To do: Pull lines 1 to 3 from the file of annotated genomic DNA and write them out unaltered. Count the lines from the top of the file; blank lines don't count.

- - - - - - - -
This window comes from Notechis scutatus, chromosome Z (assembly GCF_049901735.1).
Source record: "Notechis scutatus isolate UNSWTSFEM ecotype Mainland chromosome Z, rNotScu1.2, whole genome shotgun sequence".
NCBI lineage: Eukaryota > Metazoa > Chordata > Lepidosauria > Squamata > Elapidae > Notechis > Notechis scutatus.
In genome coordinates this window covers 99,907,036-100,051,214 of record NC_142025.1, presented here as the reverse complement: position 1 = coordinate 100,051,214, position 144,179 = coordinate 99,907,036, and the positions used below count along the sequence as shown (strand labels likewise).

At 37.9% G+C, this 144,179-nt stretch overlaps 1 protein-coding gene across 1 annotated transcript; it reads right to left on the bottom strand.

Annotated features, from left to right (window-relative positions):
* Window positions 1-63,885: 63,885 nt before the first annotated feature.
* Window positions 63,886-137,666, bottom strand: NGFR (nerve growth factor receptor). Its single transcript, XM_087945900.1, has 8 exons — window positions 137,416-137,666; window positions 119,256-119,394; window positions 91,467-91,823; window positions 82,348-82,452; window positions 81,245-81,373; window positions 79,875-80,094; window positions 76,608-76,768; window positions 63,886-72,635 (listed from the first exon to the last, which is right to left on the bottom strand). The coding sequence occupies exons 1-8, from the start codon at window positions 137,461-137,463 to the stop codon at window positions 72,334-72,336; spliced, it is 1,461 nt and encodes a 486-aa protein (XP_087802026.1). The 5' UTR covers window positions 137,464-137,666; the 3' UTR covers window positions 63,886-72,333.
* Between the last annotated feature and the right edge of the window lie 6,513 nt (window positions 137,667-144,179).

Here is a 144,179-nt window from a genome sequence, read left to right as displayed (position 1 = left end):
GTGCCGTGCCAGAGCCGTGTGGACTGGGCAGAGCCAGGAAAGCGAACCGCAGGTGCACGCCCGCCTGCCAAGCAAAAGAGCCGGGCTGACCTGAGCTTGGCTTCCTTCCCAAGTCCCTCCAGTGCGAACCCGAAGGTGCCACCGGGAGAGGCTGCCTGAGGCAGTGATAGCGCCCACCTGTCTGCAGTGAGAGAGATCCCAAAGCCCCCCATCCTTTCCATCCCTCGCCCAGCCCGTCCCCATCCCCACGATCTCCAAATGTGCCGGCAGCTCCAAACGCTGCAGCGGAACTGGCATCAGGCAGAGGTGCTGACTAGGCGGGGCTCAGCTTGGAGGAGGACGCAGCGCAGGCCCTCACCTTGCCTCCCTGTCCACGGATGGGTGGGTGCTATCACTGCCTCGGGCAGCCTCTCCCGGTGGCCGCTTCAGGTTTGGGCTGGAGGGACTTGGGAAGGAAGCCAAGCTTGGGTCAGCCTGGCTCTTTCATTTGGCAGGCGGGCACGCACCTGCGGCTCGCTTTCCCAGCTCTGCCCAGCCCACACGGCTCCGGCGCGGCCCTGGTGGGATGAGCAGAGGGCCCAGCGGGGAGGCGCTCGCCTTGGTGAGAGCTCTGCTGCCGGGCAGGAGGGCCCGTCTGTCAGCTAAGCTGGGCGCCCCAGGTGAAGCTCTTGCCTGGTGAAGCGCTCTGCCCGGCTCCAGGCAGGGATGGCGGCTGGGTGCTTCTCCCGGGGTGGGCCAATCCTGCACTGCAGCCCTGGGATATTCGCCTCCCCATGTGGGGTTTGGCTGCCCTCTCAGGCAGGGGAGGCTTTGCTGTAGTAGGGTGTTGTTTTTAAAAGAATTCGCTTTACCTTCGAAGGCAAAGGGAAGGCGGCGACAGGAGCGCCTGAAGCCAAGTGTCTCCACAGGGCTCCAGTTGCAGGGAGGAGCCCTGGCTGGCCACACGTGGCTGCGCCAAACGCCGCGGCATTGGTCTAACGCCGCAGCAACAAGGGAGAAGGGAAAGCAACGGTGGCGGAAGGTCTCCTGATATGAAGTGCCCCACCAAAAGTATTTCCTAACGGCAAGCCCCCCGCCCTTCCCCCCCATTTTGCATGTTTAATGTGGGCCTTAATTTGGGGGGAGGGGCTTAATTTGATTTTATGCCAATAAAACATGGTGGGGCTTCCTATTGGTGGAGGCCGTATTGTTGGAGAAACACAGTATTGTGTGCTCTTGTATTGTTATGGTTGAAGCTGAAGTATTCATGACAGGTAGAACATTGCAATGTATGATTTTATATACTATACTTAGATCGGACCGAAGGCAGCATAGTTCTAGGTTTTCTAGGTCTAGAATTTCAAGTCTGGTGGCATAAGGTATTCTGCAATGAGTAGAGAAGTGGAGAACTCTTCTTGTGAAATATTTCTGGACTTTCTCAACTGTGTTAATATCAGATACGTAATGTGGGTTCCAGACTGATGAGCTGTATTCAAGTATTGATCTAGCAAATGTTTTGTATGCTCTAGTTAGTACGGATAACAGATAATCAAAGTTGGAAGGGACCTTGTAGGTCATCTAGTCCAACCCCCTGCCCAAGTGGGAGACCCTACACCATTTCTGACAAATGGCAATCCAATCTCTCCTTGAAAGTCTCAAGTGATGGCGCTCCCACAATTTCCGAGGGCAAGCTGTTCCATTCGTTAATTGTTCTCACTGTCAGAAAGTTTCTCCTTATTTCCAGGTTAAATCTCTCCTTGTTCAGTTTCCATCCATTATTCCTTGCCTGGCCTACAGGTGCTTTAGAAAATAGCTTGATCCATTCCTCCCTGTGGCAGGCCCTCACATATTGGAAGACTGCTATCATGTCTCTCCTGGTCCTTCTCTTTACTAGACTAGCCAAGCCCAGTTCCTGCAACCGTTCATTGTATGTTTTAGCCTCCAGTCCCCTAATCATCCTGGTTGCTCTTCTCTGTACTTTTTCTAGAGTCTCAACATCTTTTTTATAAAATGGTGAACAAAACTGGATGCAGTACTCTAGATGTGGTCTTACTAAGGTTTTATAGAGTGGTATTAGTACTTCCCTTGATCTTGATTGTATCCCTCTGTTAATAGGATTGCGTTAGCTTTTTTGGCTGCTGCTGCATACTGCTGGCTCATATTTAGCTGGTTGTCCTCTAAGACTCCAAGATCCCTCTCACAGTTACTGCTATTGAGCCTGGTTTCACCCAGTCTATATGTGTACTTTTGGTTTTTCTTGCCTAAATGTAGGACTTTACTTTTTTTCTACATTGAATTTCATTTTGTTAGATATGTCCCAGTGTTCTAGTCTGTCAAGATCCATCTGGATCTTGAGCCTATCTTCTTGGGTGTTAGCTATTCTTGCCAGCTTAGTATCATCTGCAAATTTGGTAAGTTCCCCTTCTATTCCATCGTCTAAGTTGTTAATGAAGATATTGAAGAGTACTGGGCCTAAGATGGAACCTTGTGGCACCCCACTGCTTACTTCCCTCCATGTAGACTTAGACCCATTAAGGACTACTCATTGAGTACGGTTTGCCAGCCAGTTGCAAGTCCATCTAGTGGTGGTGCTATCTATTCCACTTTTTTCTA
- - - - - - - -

This window comes from Notechis scutatus, chromosome Z (assembly GCF_049901735.1).
Source record: "Notechis scutatus isolate UNSWTSFEM ecotype Mainland chromosome Z, rNotScu1.2, whole genome shotgun sequence".
NCBI lineage: Eukaryota > Metazoa > Chordata > Lepidosauria > Squamata > Elapidae > Notechis > Notechis scutatus.